Riverdale, NJ, 07/26/2019 / Story.KISSPR.com /
Reducing the Levels of Volatile Organic Compounds (VOCs) Indoors
Learn why common items can be a source of air pollution and how industrial molecular air filters solve their effects on indoor air quality.
Air Filtration Solutions – Amid growing concerns over the health dangers of air pollution, more and more schools, commercial establishments, manufacturing facilities, hospitals, and airports are using industrial molecular filters to remove hazardous contaminants in the air. Although there are different types, activated carbon is the most common molecular filter.
“In recent years, air pollution has also become a public health issue. It has been singled out as a factor causing premature death and increasing the risk of respiratory or cardiovascular disease,” said Victor Rengel, Molecular Filtration Product Manager at Camfil USA. “Far from being anecdotal, air pollution causes 310,000 premature deaths in Europe alone and is a growing threat in countries with fast-developing economies.”
Much of the focus on reducing air pollution has been centered on limiting carbon emission from automobiles. However, cars are just one side of the story. In urban areas, for example, emissions from common items such as paint, cleaning supplies, and personal care products are all significant contributors to the level of particulate matter (PM) in the atmosphere.
Are Industrial Air Filter Manufacturers Aware of the VOC Emissions Problem?
According to one study published in the journal Science, a research team found that a wide variety of common household items like paints, printer ink, cleaning products, nail polishes, hair sprays, and fragrances among others, produce as much volatile organic compounds (VOCs) as cars do in large American cities. Fortunately, industrial air filter manufacturers are aware of the problem and are creating air filtration solutions specifically designed for the removal of these VOCs.
If there’s a silver lining to this study, it’s that efforts to reduce carbon emissions produced by cars over the past few decades have indeed worked, as evidenced by the diversified sources of air pollution shows, at least in major U.S. cities. Now, the next challenge is to address the problem of VOC emissions and their effect on indoor air quality.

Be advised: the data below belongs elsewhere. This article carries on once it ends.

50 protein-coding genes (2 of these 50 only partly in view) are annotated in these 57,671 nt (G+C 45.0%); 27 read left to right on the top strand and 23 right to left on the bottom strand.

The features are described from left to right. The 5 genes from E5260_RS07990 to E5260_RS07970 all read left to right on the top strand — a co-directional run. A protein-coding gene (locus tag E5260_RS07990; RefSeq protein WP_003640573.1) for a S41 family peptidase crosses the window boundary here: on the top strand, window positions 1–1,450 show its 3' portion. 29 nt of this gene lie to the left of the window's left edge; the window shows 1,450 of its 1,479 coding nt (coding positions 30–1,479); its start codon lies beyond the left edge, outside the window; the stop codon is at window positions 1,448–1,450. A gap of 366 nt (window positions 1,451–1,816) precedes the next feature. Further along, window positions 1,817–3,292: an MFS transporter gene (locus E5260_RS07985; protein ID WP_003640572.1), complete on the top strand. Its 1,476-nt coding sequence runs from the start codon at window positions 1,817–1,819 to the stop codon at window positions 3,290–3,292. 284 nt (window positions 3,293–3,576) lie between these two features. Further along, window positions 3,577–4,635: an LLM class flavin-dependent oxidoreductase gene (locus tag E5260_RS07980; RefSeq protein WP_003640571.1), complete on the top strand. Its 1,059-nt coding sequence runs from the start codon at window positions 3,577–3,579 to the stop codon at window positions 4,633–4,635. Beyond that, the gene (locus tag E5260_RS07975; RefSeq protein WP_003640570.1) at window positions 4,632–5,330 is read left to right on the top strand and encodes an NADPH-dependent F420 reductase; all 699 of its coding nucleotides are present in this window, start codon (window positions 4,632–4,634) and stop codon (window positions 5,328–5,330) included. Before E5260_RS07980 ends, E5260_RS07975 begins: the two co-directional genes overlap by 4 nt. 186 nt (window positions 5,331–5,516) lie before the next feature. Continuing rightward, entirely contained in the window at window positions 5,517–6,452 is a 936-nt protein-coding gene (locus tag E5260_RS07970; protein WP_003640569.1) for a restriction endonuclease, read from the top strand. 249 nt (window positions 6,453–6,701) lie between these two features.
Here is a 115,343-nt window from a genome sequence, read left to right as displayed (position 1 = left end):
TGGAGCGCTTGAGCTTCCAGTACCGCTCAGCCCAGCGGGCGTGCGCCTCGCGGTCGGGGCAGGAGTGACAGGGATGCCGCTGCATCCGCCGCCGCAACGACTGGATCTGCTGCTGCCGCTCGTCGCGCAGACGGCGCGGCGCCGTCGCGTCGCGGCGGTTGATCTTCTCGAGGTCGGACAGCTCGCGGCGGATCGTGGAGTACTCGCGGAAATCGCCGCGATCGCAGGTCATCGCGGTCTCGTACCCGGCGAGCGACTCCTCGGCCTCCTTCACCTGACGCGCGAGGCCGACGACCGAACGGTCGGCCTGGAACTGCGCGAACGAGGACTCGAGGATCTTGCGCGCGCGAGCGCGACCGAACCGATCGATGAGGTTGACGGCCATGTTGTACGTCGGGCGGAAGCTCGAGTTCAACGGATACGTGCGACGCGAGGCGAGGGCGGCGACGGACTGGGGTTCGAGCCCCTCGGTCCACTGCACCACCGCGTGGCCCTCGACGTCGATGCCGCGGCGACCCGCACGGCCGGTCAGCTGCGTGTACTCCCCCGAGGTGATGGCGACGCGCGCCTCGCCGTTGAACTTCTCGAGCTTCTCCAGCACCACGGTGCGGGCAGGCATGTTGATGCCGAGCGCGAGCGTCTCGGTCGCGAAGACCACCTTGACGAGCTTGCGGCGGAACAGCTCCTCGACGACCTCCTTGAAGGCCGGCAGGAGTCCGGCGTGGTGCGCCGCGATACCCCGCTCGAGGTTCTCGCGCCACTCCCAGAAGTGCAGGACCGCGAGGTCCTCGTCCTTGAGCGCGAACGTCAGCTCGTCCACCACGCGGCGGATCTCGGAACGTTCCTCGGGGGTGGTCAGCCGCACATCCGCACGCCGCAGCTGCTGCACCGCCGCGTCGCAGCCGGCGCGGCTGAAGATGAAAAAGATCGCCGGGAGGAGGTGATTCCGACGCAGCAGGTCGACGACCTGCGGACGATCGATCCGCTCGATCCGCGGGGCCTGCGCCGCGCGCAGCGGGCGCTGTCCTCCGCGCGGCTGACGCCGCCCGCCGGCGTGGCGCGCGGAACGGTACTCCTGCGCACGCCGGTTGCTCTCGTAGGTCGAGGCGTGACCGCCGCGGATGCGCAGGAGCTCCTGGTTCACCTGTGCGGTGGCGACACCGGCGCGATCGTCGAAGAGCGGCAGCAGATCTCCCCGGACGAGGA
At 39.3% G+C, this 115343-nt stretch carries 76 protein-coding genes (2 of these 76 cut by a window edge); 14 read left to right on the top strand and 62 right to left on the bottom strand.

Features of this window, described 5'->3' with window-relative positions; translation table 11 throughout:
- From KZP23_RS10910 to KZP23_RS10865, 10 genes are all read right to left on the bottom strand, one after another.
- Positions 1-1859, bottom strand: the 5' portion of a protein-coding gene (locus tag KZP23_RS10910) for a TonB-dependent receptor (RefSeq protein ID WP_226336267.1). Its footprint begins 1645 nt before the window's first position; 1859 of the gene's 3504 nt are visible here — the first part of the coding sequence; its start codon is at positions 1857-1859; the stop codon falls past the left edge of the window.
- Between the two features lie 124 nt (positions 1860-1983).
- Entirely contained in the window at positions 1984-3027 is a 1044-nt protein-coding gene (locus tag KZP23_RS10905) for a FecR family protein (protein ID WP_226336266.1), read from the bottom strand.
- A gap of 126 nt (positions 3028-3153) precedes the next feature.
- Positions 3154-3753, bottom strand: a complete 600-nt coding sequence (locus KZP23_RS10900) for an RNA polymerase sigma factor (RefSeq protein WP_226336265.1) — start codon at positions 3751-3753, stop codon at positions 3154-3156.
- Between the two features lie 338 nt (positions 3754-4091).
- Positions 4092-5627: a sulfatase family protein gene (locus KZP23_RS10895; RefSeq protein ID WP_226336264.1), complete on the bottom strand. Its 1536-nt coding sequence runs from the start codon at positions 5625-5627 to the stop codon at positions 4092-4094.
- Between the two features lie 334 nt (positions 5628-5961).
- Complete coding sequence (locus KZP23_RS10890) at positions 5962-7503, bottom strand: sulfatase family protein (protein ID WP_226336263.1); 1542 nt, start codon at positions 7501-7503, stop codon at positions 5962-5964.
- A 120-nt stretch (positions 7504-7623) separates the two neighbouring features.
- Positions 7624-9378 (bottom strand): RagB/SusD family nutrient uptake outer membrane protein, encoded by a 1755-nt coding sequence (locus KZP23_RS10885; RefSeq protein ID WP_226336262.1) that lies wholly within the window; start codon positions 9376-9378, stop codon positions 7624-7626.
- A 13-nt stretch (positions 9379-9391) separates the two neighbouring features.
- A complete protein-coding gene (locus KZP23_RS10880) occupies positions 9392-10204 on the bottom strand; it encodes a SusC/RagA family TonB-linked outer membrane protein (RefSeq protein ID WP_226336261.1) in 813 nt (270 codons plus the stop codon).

The Link Between VOCs and Industrial Molecular Filter Air Purifiers
The U.S. Environmental Protection Agency (EPA) describes volatile organic compounds as emitted gases from certain liquids or solids. VOCs contain a variety of organic chemicals. While some are harmless, other chemicals found in VOCs are dangerous to human health. The good news is that industrial molecular filter air purifiers with activated carbon filters are capable of removing VOCs from the air.
It’s also a good thing because concentrations of VOCs can be up to 10 times higher indoors according to the EPA. The reason that can happen is that many organic chemicals are a necessary component of household products, such as:
- Hobby Products
Moreover, these products don’t have to be used for them to generate VOCs. Even in storage, items like fuel will release or “off-gas” VOCs to some extent. This release can be a serious issue in places that handle large quantities of fuel and chemical ingredients—think industrial facilities and manufacturing sites.
Using Activated Carbon Air Filters
There are many types of commercial molecular air filters on the market that promise to remove VOCs. Be careful when coming across filters at low prices—more often than not, these rarely do a good job of removing ordinary allergens, much less volatile organic compounds. When it comes to air purification, the least expensive option may not be the most efficient for your health.
Filtration systems that remove VOCs use additional technologies such as plain activated carbon, impregnated granulated carbon or various oxidizing pellets.
How Do Industrial Molecular Air Filters Remove VOCs?
Activated carbon is a super-porous carbonaceous material that features a network of interconnected pores and fissures down to a size of .2 to 1 micron—visible only with the use of a microscope.
When the VOC gases make contact with the activated carbon filter, the VOC molecules first enter the largest pores on the carbon media’s surface. Through the process of diffusion, the molecules make their way down into the smallest pores of the carbon material until they are trapped and can move no further. This action is how activated carbon filters trap VOCs like tobacco smoke, car exhaust emissions, and chemical fumes from disinfectants and cleaning products.
Final Note on Using Industrial Molecular Air Filtration Systems
While industrial molecular air filtration systems are an effective way to reduce levels of volatile organic compounds indoors, the best course of action is to look at a building’s indoor environment to determine which items may be off-gassing VOCs. In the common household setting, people can learn more about potentially hazardous products by requesting a copy of the material safety data sheets (MSDS) from their respective manufacturers.
For commercial and manufacturing facilities that must keep items with VOCs in their premises, a powerful activated carbon filtration system will be the best solution to maintaining safe air quality levels.
Release ID: 12474
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